Vitamin D and Breast Cancer Prevention

In an April 2006 study researchers discovered a 50% reduction in new cases of breast cancer in women who had the highest level of vitamin D in their blood serum. It is known that Vitamin D deficiency is associated with an increased incidence of breast cancer. According to the Journal of Steroid Biochemistry and Molecular Biology, data from the Harvard Nurses Health Study and the St. George's Hospital Study found that individuals with the highest blood levels of 25-hydroxyvitamin D, or 25(OH)D, had the lowest incidence of breast cancer. One of the authors of the study, Dr. Cedric Garland, states that women can decrease their risk of developing breast cancer by taking 2,000 I.U. (international units) of vitamin D3 daily along with getting 10-15 minutes of sun per day (unless the individual is photosensitive or otherwise needs to avoid sunlight).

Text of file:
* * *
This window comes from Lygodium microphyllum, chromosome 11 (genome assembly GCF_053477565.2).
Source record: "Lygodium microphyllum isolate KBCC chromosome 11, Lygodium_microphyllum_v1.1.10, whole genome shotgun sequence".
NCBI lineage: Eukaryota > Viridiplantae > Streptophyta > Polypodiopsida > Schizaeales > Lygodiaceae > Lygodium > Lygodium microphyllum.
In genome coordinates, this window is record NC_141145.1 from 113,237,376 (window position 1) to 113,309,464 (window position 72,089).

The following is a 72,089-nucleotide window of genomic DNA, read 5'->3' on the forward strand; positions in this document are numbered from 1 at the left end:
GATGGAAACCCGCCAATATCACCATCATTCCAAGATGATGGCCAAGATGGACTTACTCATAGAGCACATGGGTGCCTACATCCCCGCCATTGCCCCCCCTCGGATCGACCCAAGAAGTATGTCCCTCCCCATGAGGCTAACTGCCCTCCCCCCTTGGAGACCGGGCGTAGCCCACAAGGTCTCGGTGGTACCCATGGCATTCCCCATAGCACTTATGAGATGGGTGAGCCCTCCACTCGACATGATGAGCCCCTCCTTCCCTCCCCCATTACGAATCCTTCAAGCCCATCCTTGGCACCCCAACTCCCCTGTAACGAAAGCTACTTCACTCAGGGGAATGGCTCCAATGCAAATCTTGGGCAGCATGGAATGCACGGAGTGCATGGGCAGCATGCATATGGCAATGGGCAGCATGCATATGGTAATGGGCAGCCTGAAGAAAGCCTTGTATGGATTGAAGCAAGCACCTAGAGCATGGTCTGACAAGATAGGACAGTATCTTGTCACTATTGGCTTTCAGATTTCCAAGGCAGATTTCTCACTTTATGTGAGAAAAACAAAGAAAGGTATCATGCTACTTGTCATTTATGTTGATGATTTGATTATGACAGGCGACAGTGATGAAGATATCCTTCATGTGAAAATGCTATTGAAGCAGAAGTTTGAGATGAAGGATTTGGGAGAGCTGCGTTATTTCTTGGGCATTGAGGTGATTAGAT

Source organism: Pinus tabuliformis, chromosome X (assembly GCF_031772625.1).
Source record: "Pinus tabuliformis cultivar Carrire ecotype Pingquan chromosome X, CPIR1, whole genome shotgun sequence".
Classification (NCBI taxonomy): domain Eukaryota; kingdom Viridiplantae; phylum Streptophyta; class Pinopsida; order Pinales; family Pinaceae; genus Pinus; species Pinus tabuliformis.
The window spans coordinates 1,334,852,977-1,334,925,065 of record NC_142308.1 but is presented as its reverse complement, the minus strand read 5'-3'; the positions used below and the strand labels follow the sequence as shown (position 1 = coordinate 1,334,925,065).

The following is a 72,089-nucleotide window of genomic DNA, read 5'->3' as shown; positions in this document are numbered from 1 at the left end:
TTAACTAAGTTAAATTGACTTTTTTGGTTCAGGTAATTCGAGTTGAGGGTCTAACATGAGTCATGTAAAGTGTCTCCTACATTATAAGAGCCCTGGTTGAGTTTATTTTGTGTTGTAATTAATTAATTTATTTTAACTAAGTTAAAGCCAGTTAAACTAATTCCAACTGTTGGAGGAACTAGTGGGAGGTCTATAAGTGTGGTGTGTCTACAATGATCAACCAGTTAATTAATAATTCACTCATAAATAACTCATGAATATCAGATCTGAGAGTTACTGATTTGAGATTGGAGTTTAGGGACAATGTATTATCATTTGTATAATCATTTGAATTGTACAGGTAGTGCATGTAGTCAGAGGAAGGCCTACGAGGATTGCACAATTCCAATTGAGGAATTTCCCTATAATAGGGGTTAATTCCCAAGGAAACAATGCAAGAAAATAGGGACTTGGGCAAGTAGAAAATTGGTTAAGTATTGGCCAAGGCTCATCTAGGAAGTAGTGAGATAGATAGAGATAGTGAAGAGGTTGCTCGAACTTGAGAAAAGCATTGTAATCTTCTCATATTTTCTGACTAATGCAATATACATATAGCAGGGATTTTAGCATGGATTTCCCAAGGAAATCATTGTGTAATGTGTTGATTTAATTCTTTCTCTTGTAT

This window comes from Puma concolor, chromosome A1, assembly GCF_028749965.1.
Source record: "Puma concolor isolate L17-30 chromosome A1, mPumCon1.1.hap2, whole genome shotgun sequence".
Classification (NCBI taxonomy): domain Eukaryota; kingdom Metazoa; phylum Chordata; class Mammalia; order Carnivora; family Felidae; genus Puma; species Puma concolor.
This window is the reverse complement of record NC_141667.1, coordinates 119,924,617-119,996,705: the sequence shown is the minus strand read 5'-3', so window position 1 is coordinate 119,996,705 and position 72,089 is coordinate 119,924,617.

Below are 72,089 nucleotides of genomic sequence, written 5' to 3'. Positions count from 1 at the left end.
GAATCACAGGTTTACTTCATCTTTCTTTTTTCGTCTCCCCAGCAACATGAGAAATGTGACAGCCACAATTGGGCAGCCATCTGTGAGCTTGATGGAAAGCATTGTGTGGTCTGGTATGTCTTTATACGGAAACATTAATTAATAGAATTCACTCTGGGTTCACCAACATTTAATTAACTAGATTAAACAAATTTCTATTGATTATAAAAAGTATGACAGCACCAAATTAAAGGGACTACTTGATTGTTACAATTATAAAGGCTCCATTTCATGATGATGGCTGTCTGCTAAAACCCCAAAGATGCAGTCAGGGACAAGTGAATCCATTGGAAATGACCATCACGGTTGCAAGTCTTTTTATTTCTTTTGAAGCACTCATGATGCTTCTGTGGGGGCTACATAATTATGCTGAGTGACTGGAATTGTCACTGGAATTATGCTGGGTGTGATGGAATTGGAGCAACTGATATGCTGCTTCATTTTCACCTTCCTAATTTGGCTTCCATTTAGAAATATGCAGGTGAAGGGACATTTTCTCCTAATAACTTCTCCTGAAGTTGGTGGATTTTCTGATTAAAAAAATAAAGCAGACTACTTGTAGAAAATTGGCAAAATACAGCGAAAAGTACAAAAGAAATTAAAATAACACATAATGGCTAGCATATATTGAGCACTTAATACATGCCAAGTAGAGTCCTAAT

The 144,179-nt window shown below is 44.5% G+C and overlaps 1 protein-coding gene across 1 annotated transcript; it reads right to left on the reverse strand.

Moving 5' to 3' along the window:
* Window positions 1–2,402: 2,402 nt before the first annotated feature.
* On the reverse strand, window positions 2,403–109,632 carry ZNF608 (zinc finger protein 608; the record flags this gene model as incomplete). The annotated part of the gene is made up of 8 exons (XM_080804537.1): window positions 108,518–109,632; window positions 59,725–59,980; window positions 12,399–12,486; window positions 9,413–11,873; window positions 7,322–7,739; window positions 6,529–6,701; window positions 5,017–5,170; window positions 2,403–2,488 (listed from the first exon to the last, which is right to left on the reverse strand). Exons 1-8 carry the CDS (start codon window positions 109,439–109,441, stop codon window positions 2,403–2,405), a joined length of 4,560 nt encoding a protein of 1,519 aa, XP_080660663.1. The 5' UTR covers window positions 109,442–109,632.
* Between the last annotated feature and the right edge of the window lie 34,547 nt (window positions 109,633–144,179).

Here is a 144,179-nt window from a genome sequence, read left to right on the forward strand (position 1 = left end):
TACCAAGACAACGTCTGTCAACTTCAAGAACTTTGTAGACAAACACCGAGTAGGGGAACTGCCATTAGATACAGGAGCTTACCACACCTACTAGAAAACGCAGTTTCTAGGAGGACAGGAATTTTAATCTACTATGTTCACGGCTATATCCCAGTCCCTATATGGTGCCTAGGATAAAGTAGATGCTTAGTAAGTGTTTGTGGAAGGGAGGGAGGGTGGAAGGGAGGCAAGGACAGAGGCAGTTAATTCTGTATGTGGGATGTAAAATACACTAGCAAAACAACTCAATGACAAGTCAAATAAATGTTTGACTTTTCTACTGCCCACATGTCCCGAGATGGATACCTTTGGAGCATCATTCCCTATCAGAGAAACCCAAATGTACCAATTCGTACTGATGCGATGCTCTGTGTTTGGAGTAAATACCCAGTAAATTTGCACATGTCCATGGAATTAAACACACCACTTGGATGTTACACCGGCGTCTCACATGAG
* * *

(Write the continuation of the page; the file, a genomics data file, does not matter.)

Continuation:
Vitamin D3 is available through diet, supplements and, as noted above, through the skin via sunlight. Researchers warn to avoid tanning or burning when out in the sun as this can be harmful. Sources of vitamin D in food include cooked salmon, sardines, vitamin D-fortified milk and cereals, and various other foods. Food is the best way to get enough vitamin D, but supplements are a good substitute if you are unable to obtain a sufficient amount from food.

References and Other Resources:

Garland, Cedric F., et al.: "Vitamin D and prevention of breast cancer: Pooled analysis," The Journal of Steroid Biochemistry and Molecular Biology, Volume 103, Issues 3-5, March, 2007, (708-711)

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